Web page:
In 1929 a minor literary event took place in semi-colonial Shanghai. The small press,Hao qingnian shudian(Good Youth Publishing House), published a revised and abridged Qing literati novel under the titleYuanzhu guben Yesou puyan(Original, Old-style Rustic’s Words of Exposure). Sales of the hundred-chapter abridgement were good enough that the press brought out six print runs during the four years between 1929 and 1933.¹ This essay attempts to explain the popularity of this handsome but poorly edited Republican-era abridgement of a marginal eighteenth-century novel calledYesou puyan(A Rustic’s Words of Exposure, hereafterYSPY); this work had been...

    • CHAPTER 5 Cross-Dressed Nation: Mei Lanfang and the Clothing of Modern Chinese Men
      (pp. 79-97)
      JOHN ZOU

      On December 27, 1994, former Chinese president Jiang Zemin delivered the opening address at a symposium commemorating the late Peking opera actors Mei Lanfang (1894–1961) and Zhou Xinfang (1895–1975). “As our country’s traditional theater communities and literary and artistic groups are celebrating the birthday centennials of Mei Lanfang and Zhou Xinfang,” the president proclaimed, “the purpose of the symposium is to address the grand vision of reviving Peking opera, the traditional theater, and the national arts.”¹ Between Mei and Zhou, the emphasis lay clearly with the former, however, for since the early days of Communist China (1949–),...

    • CHAPTER 6 The Transgender Body in Wang Dulu’s Crouching Tiger, Hidden Dragon
      (pp. 98-112)

      For fifty years Wang Dulu (1909–1977) was forgotten by readers in mainland China and barely known in Hong Kong and Taiwan. His martial arts and social romance novels, written in northern China in the 1930s and 1940s, would likely have remained obscure to today’s readers had Ang Lee not recently made a film adaptation of Wang’sCrouching Tiger, Hidden Dragon(Wo hu cang long;serialized 1941–1942), the fourth volume of a five-part martial arts series.¹ Yu Jiaolong, a morally ambiguous and itinerant female fighter, occupies the center of Wang’s novel. Willful and ambitious, she is dissatisfied with the...

  5. II. Contemporary Embodiments

    • CHAPTER 7 Introduction to Part II
      (pp. 115-125)

      The essays in the first half of this volume explored representations of corporeality amidst the political and social turmoil of Republicanera Chinese modernity. The book’s second half shifts our focus to the rapidly transforming corporeal imaginaries of the late modern period, between the 1980s and the present. This section underscores connections between the multiplicity of late-modern Chinese body representations and the multiple and fragmentary character of late-modern Chinese cultures more generally. These essays frame their inquiries against the backdrop of emergent transnationalisms and distinctive forms of late-modern culture found in present-day Taiwan, Hong Kong, mainland China, and Chinese diasporas, as...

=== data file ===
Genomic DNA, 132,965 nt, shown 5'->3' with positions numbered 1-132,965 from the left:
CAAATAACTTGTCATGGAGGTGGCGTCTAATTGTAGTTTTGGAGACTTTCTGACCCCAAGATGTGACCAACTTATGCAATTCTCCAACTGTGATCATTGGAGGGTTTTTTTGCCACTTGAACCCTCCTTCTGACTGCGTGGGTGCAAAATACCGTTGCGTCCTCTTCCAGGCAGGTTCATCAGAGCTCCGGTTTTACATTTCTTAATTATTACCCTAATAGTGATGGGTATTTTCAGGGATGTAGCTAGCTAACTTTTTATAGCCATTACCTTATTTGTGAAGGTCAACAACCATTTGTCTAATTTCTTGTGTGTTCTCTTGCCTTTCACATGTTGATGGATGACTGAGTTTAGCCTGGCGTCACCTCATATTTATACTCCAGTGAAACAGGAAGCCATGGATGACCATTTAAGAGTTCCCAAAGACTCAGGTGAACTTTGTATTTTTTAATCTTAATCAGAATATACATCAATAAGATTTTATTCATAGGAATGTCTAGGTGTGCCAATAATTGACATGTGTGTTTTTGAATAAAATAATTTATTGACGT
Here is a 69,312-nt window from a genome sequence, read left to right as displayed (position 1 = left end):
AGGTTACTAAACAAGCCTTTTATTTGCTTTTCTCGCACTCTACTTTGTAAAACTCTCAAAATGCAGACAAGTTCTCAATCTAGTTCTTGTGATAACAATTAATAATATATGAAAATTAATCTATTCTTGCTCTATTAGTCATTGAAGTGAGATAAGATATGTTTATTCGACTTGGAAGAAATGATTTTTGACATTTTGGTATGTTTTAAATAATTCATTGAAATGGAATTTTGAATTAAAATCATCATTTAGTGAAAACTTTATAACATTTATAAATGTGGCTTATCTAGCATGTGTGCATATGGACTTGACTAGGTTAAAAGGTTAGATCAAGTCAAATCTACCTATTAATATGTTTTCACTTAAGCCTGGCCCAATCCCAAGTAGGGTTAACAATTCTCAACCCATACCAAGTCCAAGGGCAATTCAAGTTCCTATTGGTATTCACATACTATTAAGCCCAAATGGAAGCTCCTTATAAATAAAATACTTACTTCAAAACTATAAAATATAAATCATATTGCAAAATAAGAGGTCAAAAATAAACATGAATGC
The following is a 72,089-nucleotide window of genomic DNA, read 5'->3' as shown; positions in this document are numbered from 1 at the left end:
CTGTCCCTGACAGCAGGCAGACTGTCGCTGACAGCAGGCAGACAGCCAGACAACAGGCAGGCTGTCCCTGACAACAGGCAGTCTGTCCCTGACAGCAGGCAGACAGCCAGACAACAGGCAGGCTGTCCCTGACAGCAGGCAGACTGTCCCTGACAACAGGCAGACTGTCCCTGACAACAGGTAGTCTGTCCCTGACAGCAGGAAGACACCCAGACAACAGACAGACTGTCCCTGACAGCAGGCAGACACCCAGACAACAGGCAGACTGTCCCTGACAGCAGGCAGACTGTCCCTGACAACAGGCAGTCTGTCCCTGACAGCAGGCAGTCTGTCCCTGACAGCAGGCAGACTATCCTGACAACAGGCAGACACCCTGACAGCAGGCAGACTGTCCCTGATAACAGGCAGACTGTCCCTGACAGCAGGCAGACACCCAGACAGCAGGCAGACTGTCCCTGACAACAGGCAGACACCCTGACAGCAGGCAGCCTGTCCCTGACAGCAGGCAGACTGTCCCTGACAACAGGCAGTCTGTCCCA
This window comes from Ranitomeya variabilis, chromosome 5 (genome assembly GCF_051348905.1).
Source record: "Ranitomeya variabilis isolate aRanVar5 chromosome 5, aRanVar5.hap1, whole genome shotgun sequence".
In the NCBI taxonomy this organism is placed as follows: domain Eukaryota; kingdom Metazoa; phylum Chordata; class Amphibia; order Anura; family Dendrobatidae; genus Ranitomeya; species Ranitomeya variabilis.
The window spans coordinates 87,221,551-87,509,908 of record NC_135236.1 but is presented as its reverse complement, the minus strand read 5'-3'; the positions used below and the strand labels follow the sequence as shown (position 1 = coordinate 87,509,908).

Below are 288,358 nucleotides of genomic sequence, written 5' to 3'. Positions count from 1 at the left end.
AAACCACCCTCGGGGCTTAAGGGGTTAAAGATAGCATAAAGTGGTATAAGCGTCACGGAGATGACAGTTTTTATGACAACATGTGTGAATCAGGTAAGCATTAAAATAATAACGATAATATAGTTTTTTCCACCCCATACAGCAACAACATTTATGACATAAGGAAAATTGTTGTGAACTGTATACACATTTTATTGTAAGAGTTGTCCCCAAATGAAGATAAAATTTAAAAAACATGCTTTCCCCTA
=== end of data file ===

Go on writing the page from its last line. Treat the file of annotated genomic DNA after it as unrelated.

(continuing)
• CHAPTER 8 Souvenirs of the Organ Trade: The Diasporic Body in Contemporary Chinese Literature and Art
        (pp. 126-145)

        Times have changed since Lu Xun first dissected a corpse in Japan at the turn of the twentieth century. At that time, dissection practice in China was limited to a small number of missionary-run hospital schools, and the fact that Lu Xun had such extensive training set him apart from the vast majority of his Chinese peers. One might argue, in fact, that Lu Xun’s education in anatomical understandings of the body had a profound impact on his experiments in literary realism, his visions of the self, and his understanding of what constituted human (and Chinese) identity.¹ Today, however, dramatic...

      • CHAPTER 9 Sport, Fashion, and Beauty: New Incarnations of the Female Politician in Contemporary China
        (pp. 146-161)

        Sporting prowess, fashion sense, and bodily beauty are the new tools of twenty-first century politics in the People’s Republic of China (PRC). Their presence has introduced a new physicality to the interpellation of female politicians in a liberalizing China. For decades the incarnation of political power in the PRC has connoted masculinity. Yet aspiring PRC politicians also exist in female bodies with feminine attributes. The masculinist tradition of governance has its origins in centuries of Confucian orthodoxy and deeply rooted understandings of which individuals have the legitimate right to rule. An educated body, not an aesthetic, sporty, or stylish one,...